More general and formal use of Princeton's colors came a year later. In response to a petition from all four undergraduate classes, the Faculty on October 12, 1868 resolved to permit students ``to adopt and wear as the College Badge an orange colored Ribbon bearing upon it the word `Princeton.''' Two weeks later at the inauguration of James McCosh as eleventh president of the College, such badges, arranged for by the Class of 1869, were much in evidence and the use of orange (with black printing) became official.
The combination of orange and black was accidental and the two colors were not associated in the undergraduates' minds until the fall of 1873 when a freshman named William Libbey, Jr. 1877, on a dare from his classmate Melancthon W. Jacobus, sported a necktie made of yellow and black silk which he had seen advertised in Cambridge, England, the preceding summer, as ``The Duke of Nassau's colors.'' His wearing of the necktie was used as evidence to prove Princeton's prior right to the colors to a committee from Rutgers that had become interested in orange and black. The following spring, Libbey arranged through his father, a New York merchant, for the manufacture in a Paterson silk mill of a thousand yards of orange and black ribbon for use at an intercollegiate rowing regatta in Saratoga, N.Y., on July 15, 1874. He gave pieces of the ribbon to members of the freshman crew for hatbands and sent the remainder to a store in the Grand Union Hotel at Saratoga, three miles from the lake where the races were rowed, to be sold as ``Princeton's colors.'' When the Princeton freshmen won the first race, the Class of 1877 commissioned one of its members, who happened to have with him a very fast trotting horse, to hurry to the hotel to buy up all the ribbon, but by the time he arrived every inch had been sold.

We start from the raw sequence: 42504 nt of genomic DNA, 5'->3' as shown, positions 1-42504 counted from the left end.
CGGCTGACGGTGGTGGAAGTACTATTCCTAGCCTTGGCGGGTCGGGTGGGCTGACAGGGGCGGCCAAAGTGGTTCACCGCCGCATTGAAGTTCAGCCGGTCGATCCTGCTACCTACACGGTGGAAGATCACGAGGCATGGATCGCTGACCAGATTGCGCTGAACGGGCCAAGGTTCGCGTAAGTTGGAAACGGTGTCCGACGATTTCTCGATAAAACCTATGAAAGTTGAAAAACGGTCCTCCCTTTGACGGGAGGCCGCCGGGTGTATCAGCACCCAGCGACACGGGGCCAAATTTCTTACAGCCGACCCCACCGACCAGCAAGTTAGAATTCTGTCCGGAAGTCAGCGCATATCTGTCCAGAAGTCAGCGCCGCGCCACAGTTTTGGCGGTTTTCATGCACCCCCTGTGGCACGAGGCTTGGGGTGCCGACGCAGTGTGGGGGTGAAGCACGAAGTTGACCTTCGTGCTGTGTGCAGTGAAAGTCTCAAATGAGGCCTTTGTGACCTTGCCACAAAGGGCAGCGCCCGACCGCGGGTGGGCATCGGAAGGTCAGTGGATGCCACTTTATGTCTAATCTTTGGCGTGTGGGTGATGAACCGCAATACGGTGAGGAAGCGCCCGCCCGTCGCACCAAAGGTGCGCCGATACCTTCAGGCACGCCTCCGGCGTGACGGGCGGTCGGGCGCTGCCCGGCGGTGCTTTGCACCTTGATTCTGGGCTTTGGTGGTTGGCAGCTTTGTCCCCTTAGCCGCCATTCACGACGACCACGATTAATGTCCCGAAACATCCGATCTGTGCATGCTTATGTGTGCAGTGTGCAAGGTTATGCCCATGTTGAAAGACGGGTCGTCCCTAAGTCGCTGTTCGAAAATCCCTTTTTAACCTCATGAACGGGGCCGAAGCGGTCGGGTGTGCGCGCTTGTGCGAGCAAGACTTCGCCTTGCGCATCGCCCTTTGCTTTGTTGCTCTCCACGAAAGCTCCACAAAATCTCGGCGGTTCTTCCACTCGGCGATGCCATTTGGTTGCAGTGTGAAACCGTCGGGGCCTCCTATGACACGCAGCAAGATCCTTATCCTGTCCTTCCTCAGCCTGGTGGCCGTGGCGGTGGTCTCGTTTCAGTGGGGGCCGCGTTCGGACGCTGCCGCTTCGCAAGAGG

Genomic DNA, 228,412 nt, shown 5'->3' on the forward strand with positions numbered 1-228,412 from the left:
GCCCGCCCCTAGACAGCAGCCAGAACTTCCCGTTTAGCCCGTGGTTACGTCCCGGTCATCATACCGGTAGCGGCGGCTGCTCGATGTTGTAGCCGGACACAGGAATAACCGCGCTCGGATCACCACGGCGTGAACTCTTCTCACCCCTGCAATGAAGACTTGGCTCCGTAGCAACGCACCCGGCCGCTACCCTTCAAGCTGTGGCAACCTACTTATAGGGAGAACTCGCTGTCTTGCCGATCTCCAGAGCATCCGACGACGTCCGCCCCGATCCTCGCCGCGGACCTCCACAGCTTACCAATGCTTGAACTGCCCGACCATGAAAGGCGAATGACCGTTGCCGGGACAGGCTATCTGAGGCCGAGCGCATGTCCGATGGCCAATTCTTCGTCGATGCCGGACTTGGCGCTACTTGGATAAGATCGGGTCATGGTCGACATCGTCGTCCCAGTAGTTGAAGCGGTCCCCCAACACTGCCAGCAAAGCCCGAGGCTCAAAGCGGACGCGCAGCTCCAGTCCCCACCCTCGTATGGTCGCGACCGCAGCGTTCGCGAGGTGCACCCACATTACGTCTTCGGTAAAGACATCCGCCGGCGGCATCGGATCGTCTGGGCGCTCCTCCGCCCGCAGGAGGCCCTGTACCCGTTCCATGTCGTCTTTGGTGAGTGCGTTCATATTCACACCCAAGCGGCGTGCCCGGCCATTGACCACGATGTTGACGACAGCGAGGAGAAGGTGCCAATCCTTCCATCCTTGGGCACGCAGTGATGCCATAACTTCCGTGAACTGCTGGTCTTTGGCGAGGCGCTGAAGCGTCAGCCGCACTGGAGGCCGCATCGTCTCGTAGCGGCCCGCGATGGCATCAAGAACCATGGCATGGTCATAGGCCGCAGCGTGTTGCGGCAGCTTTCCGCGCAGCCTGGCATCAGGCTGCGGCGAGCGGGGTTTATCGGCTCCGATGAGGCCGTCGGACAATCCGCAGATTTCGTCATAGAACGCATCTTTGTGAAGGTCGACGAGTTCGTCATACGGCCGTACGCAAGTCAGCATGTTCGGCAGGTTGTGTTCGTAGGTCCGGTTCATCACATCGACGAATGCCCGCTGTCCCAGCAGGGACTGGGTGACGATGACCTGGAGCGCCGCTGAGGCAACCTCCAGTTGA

Thereafter orange and black appeared in the attire of athletic teams and in 1888 as the title of a song that soon won a place in Princeton lore. In 1896, the year of the Sesquicentennial the trustees adopted orange and black as the official colors for academic gowns despite a plea by Professor Allan Marquand 1874 that Princeton's colors be changed to orange and blue, which he had discovered were the true colors of the House of Nassau (and of the Netherlands whence New York City gets its orange and blue). Professor Marquand made a strong case for his proposal, on aesthetic as well as historical grounds, but by now too much sentiment had been attached to the colors that had been in use for several decades to permit giving them up. ``It matters not whether we got them by accident or design,'' the feeling was said to run, ``We have them, and will never change them, so long as eye and voice can unite in praise of `dear old Princeton and the Orange and the Black.'''
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